Memory & Cognition

A journal that covers human memory and learning, conceptual processes, and problem solving in a scholarly forum.

Articles from Vol. 38, No. 1, January

Conjunction Errors and Semantic Transparency
Memory conjunction errors occur when aspects of two different events are falsely recognized or recalled as having occurred as parts of the same event. One theoretical account of conjunction errors is rooted in traditional dual-process models of recognition...
Contextual Memory and Skill Transfer in Category Search
In three experiments, we examined transfer and contextual memory in a category search task. Each experiment included two phases (training and test), during which participants searched through category and exemplar menus for targets. In Experiment 1,...
Distinctiveness in Serial Memory for Spatial Information
Several studies have shown that recall performance depends on the extent to which an item differs from other items in a sequence (the distinctiveness effect; see, e.g., Kelley & Nairne, 2001). Distinctiveness effects, however, have been demonstrated...
Facing the Future: Memory as an Evolved System for Planning Future Acts
All organisms capable of long-term memory are necessarily oriented toward the future. We propose that one of the most important adaptive functions of long-term episodic memory is to store information about the past in the service of planning for the...
How Does Repetition Affect Memory? Evidence from Judgments of Recency
Four experiments were done to investigate the effects of repetition on judgment of recency (JOR). Experiment 1 showed that repetition can make an item seem either more recent or less recent than a nonrepeated item, depending on presentation spacing....
Is Expanding Retrieval a Superior Method for Learning Text Materials?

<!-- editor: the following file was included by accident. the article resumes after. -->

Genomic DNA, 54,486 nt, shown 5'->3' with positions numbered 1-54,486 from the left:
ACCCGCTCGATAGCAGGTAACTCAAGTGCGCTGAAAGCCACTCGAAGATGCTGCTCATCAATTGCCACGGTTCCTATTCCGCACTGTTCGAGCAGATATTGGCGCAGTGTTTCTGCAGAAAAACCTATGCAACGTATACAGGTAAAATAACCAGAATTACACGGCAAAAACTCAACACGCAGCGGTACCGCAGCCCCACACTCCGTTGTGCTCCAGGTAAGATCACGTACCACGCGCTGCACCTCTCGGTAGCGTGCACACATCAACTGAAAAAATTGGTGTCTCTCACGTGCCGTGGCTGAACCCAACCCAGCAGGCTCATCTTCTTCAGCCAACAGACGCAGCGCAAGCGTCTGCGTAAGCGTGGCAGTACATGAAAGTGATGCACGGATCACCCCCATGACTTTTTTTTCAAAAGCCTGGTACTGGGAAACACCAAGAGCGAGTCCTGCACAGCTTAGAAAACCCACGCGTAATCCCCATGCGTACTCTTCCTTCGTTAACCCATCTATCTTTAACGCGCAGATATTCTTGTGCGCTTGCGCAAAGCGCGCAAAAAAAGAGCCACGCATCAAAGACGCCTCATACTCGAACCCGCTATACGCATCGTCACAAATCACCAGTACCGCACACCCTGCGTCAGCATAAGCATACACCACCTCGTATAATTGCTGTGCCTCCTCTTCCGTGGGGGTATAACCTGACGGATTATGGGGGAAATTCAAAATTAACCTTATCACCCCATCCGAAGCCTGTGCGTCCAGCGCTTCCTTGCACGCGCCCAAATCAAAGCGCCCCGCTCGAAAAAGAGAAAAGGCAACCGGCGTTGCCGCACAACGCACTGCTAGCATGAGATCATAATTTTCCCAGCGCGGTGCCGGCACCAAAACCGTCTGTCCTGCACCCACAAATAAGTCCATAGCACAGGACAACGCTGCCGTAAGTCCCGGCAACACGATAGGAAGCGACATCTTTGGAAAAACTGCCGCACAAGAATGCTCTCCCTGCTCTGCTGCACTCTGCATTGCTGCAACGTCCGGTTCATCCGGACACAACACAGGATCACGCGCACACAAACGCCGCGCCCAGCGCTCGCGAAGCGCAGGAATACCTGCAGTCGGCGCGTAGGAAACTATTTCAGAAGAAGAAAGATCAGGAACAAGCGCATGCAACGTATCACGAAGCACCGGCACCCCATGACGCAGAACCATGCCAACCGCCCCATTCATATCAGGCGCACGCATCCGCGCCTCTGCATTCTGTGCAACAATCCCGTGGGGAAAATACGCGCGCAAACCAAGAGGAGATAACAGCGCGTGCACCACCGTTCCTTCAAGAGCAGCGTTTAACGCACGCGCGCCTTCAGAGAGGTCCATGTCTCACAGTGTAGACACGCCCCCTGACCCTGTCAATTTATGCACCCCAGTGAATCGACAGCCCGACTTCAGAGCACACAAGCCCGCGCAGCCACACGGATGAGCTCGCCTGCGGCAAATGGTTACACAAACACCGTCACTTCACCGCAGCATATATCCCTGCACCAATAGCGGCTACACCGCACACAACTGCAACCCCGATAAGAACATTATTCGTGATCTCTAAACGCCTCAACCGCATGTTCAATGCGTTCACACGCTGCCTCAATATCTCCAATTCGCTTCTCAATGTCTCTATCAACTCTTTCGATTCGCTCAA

Expanding retrieval practice refers to the idea that gradually increasing the spacing interval between repeated tests ought to promote optimal long-term retention. Belief in the superiority of this technique is widespread, but empirical support is scarce....
Long-Term Conceptual Implicit Memory: A Decade of Evidence
Demonstrations of long-term implicit memory are numerous, but to date they have been reported in what might be thought of as perceptually driven tasks. In the present experiment, a low-frequency U.S. state name was presented verbally to participants...
On the Origin of the "Cumulative Semantic Inhibition" Effect
We investigated whether the cumulative semantic inhibition effect found by Howard, Nickels, Coltheart, and Cole-Virtue (2006) provides information about semantic representations. By applying more sensitive statistical analyses to the original data set,...
Picturing Survival Memories: Enhanced Memory after Fitness-Relevant Processing Occurs for Verbal and Visual Stimuli
Recent studies have shown that processing words according to a survival scenario leads to superior retention relative to control conditions. Here, we examined whether a survival recall advantage could be elicited by using pictures. Furthermore, in Experiment...
Positional Cues in Serial Learning: The Spin-List Technique
To test the hypothesis that serial learning depends largely on the encoding and retrieval of position-to-item associations, we examined whether people can learn spin lists on which starting position is randomly varied across successive learning trials....
Separating Past and Future Autobiographical Events in Memory: Evidence for a Reality Monitoring Asymmetry
After thinking about the past and imagining the future, how do people separate these real and imagined events in memory? We had subjects engage in past and future autobiographical elaboration, then later take memory tests that required them to recollect...
Valence Modulates Source Memory for Faces
Previous studies in which the effects of emotional valence on old-new discrimination and source memory have been examined have yielded highly inconsistent results. Here, we present two experiments showing that old-new face discrimination was not affected...